raybel over head

Created by volunteers in 1961, the original museum was based half a mile down the creek at Dolphin Yard, an old Victorian sailmakers loft.

Unfortunately, the original building burnt down in 2008 and the museum moved to the current site at Lloyd Wharf with the new building completed in 2019.

sittingbourne heritage museumUnit 22, The Forum, Sittingbourne

The Museum provides a portrait of Sittingbourne and the surrounding area at various times from the recent past to our earliest history. From before Roman times people have inhabited the area. They worked on the land; they were traders on and around Milton Creek; they worked in the town’s many inns catering for travellers on the busy Dover Road; they were employed in the brickfields and in the paper mills.

The Museum has thousands of artefacts, maps, documents and over 9000 images.

sittingbourne and kemsley light railwaySittingbourne and Kemsley Light Railway Steam Railway (SKLR) is a unique narrow gauge line built to connect the paper mills at Sittingbourne and Kemsley to Ridham Dock.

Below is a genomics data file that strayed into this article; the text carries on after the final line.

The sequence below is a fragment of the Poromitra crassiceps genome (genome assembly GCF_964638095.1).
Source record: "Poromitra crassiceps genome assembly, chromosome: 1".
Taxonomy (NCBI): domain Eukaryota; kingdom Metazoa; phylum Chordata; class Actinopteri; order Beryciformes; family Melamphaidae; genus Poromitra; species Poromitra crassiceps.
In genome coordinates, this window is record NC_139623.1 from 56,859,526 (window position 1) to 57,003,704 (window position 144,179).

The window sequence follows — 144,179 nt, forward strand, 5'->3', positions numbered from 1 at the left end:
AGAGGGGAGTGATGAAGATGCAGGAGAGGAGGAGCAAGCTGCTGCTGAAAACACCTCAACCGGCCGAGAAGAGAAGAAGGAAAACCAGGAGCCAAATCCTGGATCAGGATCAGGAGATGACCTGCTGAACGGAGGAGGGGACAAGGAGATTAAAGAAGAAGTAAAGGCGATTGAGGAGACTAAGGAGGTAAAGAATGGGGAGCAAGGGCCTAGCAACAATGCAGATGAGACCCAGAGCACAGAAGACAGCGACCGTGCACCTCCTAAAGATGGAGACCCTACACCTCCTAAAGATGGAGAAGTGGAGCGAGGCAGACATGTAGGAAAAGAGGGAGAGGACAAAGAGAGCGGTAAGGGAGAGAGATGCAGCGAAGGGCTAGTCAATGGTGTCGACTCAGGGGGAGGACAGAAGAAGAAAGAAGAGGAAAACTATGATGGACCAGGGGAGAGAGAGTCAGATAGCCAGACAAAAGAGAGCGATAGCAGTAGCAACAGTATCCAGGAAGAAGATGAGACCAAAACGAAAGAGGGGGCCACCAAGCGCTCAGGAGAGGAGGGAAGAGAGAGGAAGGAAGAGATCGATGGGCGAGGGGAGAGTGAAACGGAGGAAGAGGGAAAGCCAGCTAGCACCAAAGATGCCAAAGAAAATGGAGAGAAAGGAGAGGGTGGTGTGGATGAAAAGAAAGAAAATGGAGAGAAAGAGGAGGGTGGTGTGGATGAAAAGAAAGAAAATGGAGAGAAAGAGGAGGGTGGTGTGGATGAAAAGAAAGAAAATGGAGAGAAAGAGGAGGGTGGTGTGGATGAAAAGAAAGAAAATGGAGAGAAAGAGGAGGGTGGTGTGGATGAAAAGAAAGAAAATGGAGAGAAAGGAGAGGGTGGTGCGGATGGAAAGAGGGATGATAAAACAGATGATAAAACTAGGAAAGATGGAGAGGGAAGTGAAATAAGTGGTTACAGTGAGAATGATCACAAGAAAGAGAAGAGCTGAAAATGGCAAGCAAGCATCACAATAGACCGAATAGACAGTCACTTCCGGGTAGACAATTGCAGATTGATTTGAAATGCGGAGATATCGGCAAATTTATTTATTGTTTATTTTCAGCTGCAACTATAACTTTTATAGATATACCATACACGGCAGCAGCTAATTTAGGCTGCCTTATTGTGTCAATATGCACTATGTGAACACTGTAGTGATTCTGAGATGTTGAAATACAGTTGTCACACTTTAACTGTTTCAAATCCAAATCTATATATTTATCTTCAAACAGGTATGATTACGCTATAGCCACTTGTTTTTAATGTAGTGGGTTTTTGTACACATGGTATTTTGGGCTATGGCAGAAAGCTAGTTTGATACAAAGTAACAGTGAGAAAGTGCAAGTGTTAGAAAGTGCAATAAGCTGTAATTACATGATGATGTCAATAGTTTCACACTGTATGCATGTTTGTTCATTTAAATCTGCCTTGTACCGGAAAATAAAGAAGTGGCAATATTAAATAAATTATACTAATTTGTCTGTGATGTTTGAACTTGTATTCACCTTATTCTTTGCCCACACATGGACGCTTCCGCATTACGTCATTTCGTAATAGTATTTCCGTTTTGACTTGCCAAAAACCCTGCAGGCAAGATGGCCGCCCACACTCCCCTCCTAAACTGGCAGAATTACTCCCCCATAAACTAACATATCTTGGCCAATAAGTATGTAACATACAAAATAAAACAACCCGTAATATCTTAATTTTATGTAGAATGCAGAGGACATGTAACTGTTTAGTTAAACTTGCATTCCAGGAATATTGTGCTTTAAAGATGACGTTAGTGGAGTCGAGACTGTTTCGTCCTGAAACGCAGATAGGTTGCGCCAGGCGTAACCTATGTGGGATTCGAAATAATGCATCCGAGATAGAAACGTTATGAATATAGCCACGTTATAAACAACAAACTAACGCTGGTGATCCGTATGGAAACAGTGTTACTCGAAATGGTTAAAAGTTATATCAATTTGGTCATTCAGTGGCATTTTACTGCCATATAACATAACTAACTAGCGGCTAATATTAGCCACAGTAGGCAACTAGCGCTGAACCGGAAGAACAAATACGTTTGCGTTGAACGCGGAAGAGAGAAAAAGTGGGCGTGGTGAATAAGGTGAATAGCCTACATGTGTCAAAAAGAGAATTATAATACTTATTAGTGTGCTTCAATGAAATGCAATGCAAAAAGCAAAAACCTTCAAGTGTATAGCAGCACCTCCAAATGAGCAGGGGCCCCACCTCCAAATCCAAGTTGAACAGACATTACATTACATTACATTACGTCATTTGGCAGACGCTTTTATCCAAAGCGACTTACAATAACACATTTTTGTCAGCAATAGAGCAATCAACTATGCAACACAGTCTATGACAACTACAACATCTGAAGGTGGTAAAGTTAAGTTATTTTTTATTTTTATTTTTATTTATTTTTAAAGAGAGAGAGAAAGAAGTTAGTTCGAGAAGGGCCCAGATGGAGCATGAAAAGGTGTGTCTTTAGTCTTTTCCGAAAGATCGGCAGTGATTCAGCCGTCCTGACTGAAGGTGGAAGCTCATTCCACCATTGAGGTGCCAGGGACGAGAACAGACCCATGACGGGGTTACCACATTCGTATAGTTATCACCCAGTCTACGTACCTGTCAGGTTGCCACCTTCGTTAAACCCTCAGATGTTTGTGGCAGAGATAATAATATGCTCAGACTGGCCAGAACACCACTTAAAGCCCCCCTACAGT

The original steam locomotives, coaches and wagons still operate the line. Leader (built 1905), Melior (1924) and Superb (1940) climb out of Sittingbourne Viaduct station onto the century-old, kilometre-long Milton Regis Viaduct and through Milton Creek Country Park to Britain’s largest paper mill at Kemsley Down.


milton regis court hallThe Friends of Milton Regis Court Hall was formed in early 2011 by a group of people with a common appreciation of preserving our heritage, notably the Court Hall in Milton Regis, a building that still stands proudly as an icon of the streetscape after almost 560 years.

Built as Milton’s civic centre in c.1450 in the reign of Henry VI, its importance is that whilst at one time most towns would have had such a building, today there is only one other surviving example in Kent at Fordwich near Canterbury. This is why it is so important to preserve and maintain this historic building.